julia child, mastering the art of french cooking, julie powell, french cuisine

Love Me Tender(loin)


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“I wouldn’t keep (my husband) around long if I didn’t feed him well.” – Julia Child

Last night’s meal was really good…but it was also kind of confusing. To be honest, I’m surprised it turned out tasting as good as it did. One of our favorite things to make is pork tenderloin – I usually wrap it in bacon, cover it with olive oil and pop it in the oven until it’s done. Add a little au jus, and mmmmm, boy! It’s gooood! So when I saw that Julia Child had a recipe for pork tenderloin, we were all over it.

Porc Sylvie (pork stuffed with cheese) seemed easy enough – pork loin stuffed with Swiss cheese. And while I had to roll my eyes a little at the use of Swiss cheese yet again, I knew this would taste good in the end. The confusion came when I noticed Julia’s instructions to follow the recipe for a veal dish mentioned earlier in MtAoFC, omitting an ingredient here and switching to a different marinade there. This recipe left room for some interpretation…including how to initially cut the meat.

But let’s back up. For starters, I was supposed to have marinated the pork loin overnight. And I didn’t. Oops. I mixed the Marinade Seche (salt marinade with herbs and spices) and rubbed it into the loin. I then scraped most of it off, per Julia’s instructions, dried the meat with some paper towels, and set it onto my cutting board.

Cheese stuffed tenderloin

Now, at this point, Julia says to cut the pork lengthwise from the top to almost the bottom, making 3 or 4 “leaves” like a book. Instead of cutting the meat so that the back side was like the binding of the book, I cut it so that the bottom of the loin was still in one piece. As soon as I finished cutting the meat, it suddenly occurred to me what she meant, but at that point it was too late. And really, what difference could it possibly make? I laid slices of Swiss cheese between the “leaves” then tied the meat with butcher’s twine to hold it all together.

I sauteed some carrots and onion slices in a mixture of oil and butter, then added the tenderloin to brown the bottom. I basted the meat with the butter/oil from the pan, then put the whole thing, uncovered, in a 450 degree oven for 15 minutes, basting it every five.

Rinsing the green beans

At the end of the 15 minutes, I turned the heat down to 325, added a little lemon juice to the sauce in the pan and brought it to a boil on the stove, then covered the pan with foil and set it in the bottom third of the oven for another 30 minutes. Meanwhile, I began working on our Haricots Verts a la Creme (creamed green beans). I trimmed and washed about a pound of green beans, then tossed them into a pot of boiling salted water. When I could tell they were within minutes of becoming tender, I drained them and put them into a pan over high heat to evaporate their moisture. I added some salt, pepper and a little bit of butter to the pan, then poured in a cup of whipping cream. I covered the pan and boiled it for a little over five minutes, making sure to give it a stir every now and then to avoid the catastrophe I had with the creamed spinach.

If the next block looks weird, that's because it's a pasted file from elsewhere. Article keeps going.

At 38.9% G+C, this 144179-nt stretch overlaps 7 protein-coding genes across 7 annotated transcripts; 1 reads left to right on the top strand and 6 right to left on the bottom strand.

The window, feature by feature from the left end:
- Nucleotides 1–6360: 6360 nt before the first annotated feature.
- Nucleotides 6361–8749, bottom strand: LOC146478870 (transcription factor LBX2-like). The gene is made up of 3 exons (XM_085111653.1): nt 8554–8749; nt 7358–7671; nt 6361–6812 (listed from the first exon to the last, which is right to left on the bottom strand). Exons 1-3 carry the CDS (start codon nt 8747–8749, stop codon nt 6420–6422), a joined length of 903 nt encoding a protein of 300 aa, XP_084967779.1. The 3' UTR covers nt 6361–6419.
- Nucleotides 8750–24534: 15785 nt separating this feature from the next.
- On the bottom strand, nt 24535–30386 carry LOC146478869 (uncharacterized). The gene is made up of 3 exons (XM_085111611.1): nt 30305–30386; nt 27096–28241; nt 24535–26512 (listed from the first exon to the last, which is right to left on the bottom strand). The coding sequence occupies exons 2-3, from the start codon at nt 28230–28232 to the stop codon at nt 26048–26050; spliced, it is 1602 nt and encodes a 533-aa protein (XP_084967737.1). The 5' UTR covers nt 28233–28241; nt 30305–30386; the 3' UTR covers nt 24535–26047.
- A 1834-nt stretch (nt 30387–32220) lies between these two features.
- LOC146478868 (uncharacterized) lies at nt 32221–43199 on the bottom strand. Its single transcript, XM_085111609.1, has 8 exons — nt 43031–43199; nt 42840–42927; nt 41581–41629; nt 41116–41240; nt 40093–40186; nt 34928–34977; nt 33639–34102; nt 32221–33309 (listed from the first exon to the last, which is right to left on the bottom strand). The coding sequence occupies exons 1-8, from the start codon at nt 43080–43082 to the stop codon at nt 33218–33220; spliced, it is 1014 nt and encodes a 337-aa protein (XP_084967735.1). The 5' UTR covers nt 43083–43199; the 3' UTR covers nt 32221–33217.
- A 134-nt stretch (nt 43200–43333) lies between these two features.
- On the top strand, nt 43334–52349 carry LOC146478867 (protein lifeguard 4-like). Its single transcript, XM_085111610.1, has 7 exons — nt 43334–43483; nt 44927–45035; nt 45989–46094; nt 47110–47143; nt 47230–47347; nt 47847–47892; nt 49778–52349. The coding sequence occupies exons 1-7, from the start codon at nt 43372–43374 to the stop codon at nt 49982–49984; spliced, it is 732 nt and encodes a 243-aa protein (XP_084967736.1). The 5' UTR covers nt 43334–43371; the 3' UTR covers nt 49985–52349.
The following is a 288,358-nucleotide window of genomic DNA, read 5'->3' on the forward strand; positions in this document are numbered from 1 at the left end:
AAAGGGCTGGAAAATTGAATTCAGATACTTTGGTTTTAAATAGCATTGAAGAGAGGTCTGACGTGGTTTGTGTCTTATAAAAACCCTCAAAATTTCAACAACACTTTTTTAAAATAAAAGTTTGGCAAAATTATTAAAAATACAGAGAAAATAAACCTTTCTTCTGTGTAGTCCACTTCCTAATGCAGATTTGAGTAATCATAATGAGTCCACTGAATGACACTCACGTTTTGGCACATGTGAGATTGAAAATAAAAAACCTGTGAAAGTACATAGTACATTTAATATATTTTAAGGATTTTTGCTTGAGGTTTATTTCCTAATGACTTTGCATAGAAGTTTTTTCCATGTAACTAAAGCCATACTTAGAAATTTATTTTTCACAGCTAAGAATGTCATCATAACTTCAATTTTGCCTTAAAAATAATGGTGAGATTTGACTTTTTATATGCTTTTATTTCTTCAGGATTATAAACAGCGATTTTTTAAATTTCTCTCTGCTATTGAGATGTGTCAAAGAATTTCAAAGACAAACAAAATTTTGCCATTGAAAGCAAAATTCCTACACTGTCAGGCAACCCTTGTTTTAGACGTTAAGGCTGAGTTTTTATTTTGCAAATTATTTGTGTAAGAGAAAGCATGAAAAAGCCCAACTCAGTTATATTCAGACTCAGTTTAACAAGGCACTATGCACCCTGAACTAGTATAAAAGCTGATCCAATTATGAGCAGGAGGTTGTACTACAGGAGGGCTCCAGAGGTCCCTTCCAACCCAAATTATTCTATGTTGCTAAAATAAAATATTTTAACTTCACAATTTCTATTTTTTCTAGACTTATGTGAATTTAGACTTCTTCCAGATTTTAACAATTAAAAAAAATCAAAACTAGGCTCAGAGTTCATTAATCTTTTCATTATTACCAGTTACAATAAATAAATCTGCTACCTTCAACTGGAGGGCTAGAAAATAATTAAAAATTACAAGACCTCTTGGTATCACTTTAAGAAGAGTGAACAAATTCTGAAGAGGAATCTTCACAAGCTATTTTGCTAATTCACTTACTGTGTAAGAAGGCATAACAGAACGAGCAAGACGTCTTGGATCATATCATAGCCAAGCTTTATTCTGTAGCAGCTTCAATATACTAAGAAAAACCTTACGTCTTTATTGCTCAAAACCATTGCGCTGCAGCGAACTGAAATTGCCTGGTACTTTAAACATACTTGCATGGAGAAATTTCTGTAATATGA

Ready for the oven

Going back to the meat, in following the instructions for the veal dish, I was supposed to cook the meat for 2 1/2 hours or until a meat thermometer told me the meat had reached 175 degrees. I checked the pork at 30 minutes and, while the meat thermometer told me it was ready, the pork didn’t look as though it had cooked thoroughly. So I popped it in for another ten minutes or so, and ultimately decided to call it good.

I pulled the pan out of the oven and moved the tenderloin to a cutting board. After removing the butcher’s twine, I cut the meat in crosswise slices so each piece had cheese in it. A scoop of creamed green beans and a half-ear of corn on the cob finished the meal. I was a little worried that the meat would turn out dry, since I hadn’t used a liquid marinade, so I made a side of packaged au jus sauce.

Looks gooood!

As it turned out, the au jus sauce was totally unnecessary. A spoonful of juice from the pan as well as some of the sauteed carrots gave the pork plenty of flavor and juiciness, and the meat was cooked through fine. It tasted wonderful! Best of all, the Swiss cheese didn’t steal the thunder from the meat – it simply enhanced it. The creamed green beans were excellent. The beans were crisp, not mushy, and the cream gave it a hint of sweetness. And if you want to be REALLY bad, you could dip your pork into the cream sauce from the beans. MMMMM!!!

“I’m so full!” Ben declared as he took another bite of pork. “I couldn’t possibly eat another bite!” he announced as he added another piece of meat to his plate. This meal definitely ranks in our top 10 and is a must-make-again for sure. I’m constantly amazed by pork tenderloin. How can one piece of meat go from a delicious roast to a wonderful brisket sandwich to an amazing cheesy French cuisine??

Here’s the best part… not only was this whole meal really easy to make, but I only had to dirty a few dishes in the process! Clean-up was a breeze, and we had a little bit of leftovers for a yummy lunch today. This is one of those meals that would be great if you’re trying to impress someone – it looks much harder than it really is, and it tastes phenominal. In the doghouse? Make this for your sweetie and you’ll be off the couch and back in your own bed that very night. Trying to get a raise? Invite your boss over for dinner and serve this meal, and I’ll bet you not only get that raise, but you’ll even score that premium Employee of the Month parking space! (Hey, it’s worth a try!)

Bon appetit!


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